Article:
After his surprise visit to Baghdad, Barack Obama is heading home to rising approval ratings after a week of showing all the symbolic talents he brings to the White House with both rhetoric and body language.
On the weekend in Istanbul, he affirmed US-Muslim relations and wowed young Turks in a town hall but, to balance any adverse reaction by hardliners back home, stopped off in Iraq to demonstrate his commitment there and award medals to the troops.
Skeptics may view all this and Obama’s week-long performance in Europe as “too clever by half,” but the mission of repairing America’s reputation in the world does not allow for much subtlety.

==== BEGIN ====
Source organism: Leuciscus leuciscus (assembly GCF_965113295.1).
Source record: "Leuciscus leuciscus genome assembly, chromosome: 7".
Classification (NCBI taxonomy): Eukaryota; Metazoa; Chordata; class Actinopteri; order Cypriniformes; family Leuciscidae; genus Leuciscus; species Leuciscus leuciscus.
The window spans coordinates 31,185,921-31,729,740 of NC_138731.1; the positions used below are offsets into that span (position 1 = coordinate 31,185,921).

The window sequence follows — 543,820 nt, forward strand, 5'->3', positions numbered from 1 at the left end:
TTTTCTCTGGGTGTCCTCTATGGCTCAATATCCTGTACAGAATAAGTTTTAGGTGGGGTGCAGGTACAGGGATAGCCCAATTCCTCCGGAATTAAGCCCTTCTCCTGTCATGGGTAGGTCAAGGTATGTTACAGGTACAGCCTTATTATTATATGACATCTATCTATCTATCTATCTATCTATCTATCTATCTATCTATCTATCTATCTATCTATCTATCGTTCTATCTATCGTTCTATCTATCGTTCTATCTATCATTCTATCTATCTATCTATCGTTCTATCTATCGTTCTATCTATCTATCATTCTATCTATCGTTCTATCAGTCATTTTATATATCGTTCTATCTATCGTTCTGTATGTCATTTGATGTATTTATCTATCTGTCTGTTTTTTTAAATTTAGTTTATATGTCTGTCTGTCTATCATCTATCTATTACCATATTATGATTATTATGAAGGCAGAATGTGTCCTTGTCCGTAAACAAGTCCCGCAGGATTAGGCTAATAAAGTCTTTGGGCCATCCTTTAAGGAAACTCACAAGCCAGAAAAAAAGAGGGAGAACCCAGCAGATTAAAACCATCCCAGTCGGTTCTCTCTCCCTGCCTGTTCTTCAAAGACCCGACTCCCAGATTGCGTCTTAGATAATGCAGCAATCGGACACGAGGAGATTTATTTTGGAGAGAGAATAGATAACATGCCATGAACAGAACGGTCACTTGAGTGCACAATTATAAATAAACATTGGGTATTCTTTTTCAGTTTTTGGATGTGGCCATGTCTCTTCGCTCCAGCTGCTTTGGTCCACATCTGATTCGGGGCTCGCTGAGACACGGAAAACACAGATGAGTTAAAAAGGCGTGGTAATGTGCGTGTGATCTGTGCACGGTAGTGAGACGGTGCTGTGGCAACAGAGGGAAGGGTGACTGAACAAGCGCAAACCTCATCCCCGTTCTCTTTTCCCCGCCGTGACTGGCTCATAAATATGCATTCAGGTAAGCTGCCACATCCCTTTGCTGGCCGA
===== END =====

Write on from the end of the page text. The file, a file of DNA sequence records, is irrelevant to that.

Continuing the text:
“From the Thames to the Bosporus, and at several landmarks in between,” according to a New York Times analysis, “Mr. Obama spoke softly without even hinting that he might ever reach for the big stick. Barely mentioning his predecessor, he emphasized one of their main differences: that the United States planned not only to give greater authority to international institutions that George Bush often shunned, but also to embrace the creation of some new ones…
“But with the notable exception of his approach to nuclear disarmament and countering proliferation–where radical shifts appear to be under way–what Mr. Obama described in public veered more toward a restoration of the old order than a vast strategic realignment. ‘There will be a moment for that,’ one of Mr. Obama’s senior advisers said…’This trip was more about reattaching all the cars on the train, and convincing them other leaders that we’re no longer headed for derailment.’”